Paris 17th district Courcelles

Courcelles

Paris 17th arrondissement Courcelles

The hamlet of Courcelles which was previously attached to Villiers-la-Garenne was integrated into Levallois-Perret, with the road leading to it becoming rue de Courcelles. This authentic neighborhood offers a very pleasant environment with its streets lined with many shops.
Boulevard Courcelles

Boulevard Courcelles

This boulevard was formed in 1863 based on the track that ran along the “Mur des Fermiers Généraux”. Marking the limit between the capital’s 17th and 8th arrondissements the Boulevard de Courcelles is planted with plane trees and runs beside leafy Parc Monceau. It is lined with many Art Nouveau buildings with remarkable sculptured facades. Madonna lived for a while at number 32. At 106 Boulevard de Courcelles is the world-famous Maison Petrossian Rive Droite.
Rue de Courcelles

Rue de Courcelles

A very old street with different sections which had a variety of names up to 1863. There are numerous shops and restaurants from place du Maréchal Juin to rue de la Boétie. At numbers 14 and 16, a discreet alleyway leads to a true haven of peace: here villas with gardens seem miles away from the busy streets nearby. At 48, rue de Courcelles, an atypical contemporary construction, a Chinese pagoda, symbolizes the love of a man for his country of origin and his adopted country.
Rue des Renaudes

Rue des Renaudes

The Rue des Renaudes begins at Boulevard de Courcelles and ends at Avenue Niel. The whole of this street is lined with private mansions, workshops and elegant residential buildings. Alfred Dreyfus lived at number 7.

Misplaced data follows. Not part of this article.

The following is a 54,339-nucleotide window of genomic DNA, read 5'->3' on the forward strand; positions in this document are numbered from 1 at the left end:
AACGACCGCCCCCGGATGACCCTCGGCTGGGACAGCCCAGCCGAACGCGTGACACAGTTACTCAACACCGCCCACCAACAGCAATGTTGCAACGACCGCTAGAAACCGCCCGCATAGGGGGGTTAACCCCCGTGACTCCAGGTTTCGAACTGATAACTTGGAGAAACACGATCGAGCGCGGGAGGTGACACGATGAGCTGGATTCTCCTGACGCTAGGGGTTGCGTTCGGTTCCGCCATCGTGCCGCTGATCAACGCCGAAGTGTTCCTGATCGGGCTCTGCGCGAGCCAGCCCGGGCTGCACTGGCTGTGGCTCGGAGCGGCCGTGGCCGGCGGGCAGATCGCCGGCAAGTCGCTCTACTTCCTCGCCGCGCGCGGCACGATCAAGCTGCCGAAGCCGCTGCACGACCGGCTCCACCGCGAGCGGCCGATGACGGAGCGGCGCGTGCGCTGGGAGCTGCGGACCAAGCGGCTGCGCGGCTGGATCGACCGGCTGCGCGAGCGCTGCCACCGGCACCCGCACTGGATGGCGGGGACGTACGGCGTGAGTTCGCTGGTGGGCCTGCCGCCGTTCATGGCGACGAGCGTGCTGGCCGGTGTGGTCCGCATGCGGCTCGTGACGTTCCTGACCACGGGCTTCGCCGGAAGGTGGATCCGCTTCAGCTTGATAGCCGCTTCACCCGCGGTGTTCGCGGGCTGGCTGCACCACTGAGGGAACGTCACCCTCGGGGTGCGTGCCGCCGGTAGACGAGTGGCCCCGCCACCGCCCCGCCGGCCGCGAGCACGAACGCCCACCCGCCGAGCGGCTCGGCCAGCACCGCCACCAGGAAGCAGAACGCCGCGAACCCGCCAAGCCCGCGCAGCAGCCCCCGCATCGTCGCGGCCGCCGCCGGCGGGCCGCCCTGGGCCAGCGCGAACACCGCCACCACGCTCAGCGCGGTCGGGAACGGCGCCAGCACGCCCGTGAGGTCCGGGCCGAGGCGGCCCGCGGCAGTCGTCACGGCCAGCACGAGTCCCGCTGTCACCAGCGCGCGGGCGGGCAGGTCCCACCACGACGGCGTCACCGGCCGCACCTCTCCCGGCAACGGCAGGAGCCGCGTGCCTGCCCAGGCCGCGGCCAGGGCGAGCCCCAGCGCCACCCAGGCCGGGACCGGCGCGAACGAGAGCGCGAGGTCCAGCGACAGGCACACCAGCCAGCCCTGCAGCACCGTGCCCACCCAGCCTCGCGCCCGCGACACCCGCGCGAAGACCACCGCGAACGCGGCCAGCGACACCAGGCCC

Rue Margueritte

Rue Margueritte

Rue Margueritte starts at Boulevard de Courcelles and ends at rue Cardinet. With three other streets it was opened in 1892 on the site of the Batignolles gasworks. This factory employed more than 200 workers who were housed in the cité Lombard (named after the owner) to the western side of Avenue Wagram, while the factory was on the eastern side. All disappeared in 1890. Margueritte was the director of Paris’s gas company. At the junction with Boulevard de Courcelles is the renowned Petrossian boutique, and at number 16, the International Bilingual School offers an international curriculum from kindergarten to high school.
Rue Théodule Ribot

Rue Théodule Ribot

Rue Théodule Ribot runs from Boulevard de Courcelles to Avenue de Wagram. One of four streets opened in 1892, for a year it was called Rue Rennequin-prolongée before taking the name of the artist Ribot. This street is made up of luxurious freestone buildings. Many doctors and solicitors have set up their premises here.